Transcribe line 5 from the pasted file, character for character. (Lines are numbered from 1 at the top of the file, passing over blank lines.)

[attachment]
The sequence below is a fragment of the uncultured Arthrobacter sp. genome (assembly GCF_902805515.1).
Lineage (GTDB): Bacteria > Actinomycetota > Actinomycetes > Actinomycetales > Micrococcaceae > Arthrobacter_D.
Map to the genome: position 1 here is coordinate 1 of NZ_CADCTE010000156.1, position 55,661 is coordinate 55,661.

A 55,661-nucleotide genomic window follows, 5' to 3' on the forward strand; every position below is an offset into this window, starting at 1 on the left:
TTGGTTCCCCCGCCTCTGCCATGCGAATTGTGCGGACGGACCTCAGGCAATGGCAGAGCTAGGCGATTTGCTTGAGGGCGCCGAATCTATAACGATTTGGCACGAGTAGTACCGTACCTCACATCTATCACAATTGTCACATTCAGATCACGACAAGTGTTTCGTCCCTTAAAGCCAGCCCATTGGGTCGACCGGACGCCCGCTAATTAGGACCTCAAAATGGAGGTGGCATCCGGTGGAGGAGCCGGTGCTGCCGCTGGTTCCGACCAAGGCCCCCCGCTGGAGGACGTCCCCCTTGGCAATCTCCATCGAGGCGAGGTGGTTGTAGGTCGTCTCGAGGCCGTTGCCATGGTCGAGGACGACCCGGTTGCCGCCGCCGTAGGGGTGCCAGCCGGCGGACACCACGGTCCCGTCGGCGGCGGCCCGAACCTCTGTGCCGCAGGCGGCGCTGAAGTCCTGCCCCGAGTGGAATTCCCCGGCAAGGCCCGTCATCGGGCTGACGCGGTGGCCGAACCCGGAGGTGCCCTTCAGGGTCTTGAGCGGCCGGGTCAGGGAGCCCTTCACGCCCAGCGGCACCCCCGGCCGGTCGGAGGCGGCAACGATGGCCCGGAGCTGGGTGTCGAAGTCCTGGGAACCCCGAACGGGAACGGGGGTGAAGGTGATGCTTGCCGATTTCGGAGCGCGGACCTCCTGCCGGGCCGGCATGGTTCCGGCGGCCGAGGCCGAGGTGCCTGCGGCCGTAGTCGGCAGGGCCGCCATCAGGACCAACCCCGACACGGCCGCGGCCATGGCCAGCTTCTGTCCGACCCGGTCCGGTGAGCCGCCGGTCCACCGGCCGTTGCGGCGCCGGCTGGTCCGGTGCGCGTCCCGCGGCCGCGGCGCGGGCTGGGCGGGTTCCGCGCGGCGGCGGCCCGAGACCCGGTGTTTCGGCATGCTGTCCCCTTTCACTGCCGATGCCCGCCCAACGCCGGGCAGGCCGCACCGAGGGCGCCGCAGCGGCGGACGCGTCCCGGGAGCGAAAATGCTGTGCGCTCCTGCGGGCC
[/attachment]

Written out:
TTGGTTCCCCCGCCTCTGCCATGCGAATTGTGCGGACGGACCTCAGGCAATGGCAGAGCTAGGCGATTTGCTTGAGGGCGCCGAATCTATAACGATTTGGCACGAGTAGTACCGTACCTCACATCTATCACAATTGTCACATTCAGATCACGACAAGTGTTTCGTCCCTTAAAGCCAGCCCATTGGGTCGACCGGACGCCCGCTAATTAGGACCTCAAAATGGAGGTGGCATCCGGTGGAGGAGCCGGTGCTGCCGCTGGTTCCGACCAAGGCCCCCCGCTGGAGGACGTCCCCCTTGGCAATCTCCATCGAGGCGAGGTGGTTGTAGGTCGTCTCGAGGCCGTTGCCATGGTCGAGGACGACCCGGTTGCCGCCGCCGTAGGGGTGCCAGCCGGCGGACACCACGGTCCCGTCGGCGGCGGCCCGAACCTCTGTGCCGCAGGCGGCGCTGAAGTCCTGCCCCGAGTGGAATTCCCCGGCAAGGCCCGTCATCGGGCTGACGCGGTGGCCGAACCCGGAGGTGCCCTTCAGGGTCTTGAGCGGCCGGGTCAGGGAGCCCTTCACGCCCAGCGGCACCCCCGGCCGGTCGGAGGCGGCAACGATGGCCCGGAGCTGGGTGTCGAAGTCCTGGGAACCCCGAACGGGAACGGGGGTGAAGGTGATGCTTGCCGATTTCGGAGCGCGGACCTCCTGCCGGGCCGGCATGGTTCCGGCGGCCGAGGCCGAGGTGCCTGCGGCCGTAGTCGGCAGGGCCGCCATCAGGACCAACCCCGACACGGCCGCGGCCATGGCCAGCTTCTGTCCGACCCGGTCCGGTGAGCCGCCGGTCCACCGGCCGTTGCGGCGCCGGCTGGTCCGGTGCGCGTCCCGCGGCCGCGGCGCGGGCTGGGCGGGTTCCGCGCGGCGGCGGCCCGAGACCCGGTGTTTCGGCATGCTGTCCCCTTTCACTGCCGATGCCCGCCCAACGCCGGGCAGGCCGCACCGAGGGCGCCGCAGCGGCGGACGCGTCCCGGGAGCGAAAATGCTGTGCGCTCCTGCGGGCC